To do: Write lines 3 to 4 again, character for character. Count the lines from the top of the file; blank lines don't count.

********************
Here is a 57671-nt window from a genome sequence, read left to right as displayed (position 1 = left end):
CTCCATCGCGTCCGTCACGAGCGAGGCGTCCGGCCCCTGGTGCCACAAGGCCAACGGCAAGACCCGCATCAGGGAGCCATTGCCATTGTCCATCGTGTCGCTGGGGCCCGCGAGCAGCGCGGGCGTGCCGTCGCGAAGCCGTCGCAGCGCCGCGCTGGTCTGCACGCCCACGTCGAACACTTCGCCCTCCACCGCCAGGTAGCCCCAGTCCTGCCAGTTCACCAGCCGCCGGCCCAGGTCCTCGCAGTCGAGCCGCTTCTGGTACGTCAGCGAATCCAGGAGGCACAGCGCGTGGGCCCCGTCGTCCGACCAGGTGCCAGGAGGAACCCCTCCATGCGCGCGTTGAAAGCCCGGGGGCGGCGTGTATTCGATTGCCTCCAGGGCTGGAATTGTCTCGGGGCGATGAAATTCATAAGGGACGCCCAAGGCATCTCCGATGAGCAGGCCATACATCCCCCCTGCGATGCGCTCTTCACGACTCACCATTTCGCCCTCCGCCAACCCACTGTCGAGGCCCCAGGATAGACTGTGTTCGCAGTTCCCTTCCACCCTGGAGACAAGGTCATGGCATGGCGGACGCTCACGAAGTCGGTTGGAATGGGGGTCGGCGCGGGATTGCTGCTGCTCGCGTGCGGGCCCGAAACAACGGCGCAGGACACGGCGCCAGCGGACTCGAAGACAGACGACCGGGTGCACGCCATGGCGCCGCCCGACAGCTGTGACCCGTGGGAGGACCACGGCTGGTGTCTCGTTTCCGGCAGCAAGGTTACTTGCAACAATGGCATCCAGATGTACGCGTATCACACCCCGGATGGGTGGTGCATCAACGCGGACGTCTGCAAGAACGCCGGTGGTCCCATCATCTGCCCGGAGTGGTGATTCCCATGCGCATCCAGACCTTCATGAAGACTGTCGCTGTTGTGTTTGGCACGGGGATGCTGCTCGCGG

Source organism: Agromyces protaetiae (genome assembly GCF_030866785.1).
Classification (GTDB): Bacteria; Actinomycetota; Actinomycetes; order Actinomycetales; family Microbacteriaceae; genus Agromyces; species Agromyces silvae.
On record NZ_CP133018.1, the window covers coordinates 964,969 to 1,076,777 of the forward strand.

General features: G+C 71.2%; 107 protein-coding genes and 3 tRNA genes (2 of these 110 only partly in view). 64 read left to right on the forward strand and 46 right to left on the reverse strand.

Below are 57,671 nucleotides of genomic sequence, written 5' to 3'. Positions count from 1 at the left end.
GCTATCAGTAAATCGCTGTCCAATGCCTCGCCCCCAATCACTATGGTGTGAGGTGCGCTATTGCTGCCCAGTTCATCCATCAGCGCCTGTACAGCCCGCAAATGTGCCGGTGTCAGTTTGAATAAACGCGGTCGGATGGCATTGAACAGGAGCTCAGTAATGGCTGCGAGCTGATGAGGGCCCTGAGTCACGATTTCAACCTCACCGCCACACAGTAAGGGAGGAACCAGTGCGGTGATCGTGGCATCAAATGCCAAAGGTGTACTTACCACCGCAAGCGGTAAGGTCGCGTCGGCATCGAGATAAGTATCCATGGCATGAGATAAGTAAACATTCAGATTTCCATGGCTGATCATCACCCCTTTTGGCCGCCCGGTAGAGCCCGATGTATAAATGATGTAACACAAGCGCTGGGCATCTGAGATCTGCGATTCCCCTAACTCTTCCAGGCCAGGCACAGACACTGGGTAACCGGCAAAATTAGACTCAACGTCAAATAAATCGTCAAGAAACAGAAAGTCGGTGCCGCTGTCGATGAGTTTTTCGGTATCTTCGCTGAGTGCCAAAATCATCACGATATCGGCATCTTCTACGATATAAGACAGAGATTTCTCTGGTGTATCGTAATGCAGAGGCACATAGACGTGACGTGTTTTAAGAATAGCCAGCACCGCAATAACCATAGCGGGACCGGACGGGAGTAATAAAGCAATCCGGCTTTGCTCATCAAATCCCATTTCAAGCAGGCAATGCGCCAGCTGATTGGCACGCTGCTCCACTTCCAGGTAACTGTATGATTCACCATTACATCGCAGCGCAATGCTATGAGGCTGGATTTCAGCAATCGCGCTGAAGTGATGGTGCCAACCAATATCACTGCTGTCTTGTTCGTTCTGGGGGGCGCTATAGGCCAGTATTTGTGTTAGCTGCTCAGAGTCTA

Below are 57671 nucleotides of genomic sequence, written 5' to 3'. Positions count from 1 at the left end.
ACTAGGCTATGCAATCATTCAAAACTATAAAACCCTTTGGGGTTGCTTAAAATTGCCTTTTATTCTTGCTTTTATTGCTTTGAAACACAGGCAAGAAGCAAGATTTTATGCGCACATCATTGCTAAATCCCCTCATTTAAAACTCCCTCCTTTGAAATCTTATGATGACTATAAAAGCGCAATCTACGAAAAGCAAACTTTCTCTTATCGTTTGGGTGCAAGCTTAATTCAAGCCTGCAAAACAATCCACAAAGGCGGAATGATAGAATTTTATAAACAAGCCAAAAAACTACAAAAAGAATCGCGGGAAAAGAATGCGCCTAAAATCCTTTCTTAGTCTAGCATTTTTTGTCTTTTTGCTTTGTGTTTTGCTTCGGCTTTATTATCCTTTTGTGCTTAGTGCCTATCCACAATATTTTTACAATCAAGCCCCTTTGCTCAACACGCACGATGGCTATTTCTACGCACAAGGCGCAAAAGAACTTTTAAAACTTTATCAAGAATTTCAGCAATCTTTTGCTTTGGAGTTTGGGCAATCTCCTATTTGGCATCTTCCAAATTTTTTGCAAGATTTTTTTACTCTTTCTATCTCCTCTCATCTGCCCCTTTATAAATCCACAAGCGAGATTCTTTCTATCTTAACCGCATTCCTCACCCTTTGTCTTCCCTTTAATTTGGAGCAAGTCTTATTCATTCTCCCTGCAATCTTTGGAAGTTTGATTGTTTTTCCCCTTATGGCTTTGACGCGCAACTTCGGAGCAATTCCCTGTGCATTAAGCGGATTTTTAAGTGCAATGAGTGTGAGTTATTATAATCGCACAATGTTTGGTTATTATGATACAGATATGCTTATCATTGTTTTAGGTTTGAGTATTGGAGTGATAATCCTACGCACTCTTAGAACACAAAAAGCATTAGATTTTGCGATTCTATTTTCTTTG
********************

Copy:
Source organism: Agromyces protaetiae (genome assembly GCF_030866785.1).
Classification (GTDB): Bacteria; Actinomycetota; Actinomycetes; order Actinomycetales; family Microbacteriaceae; genus Agromyces; species Agromyces silvae.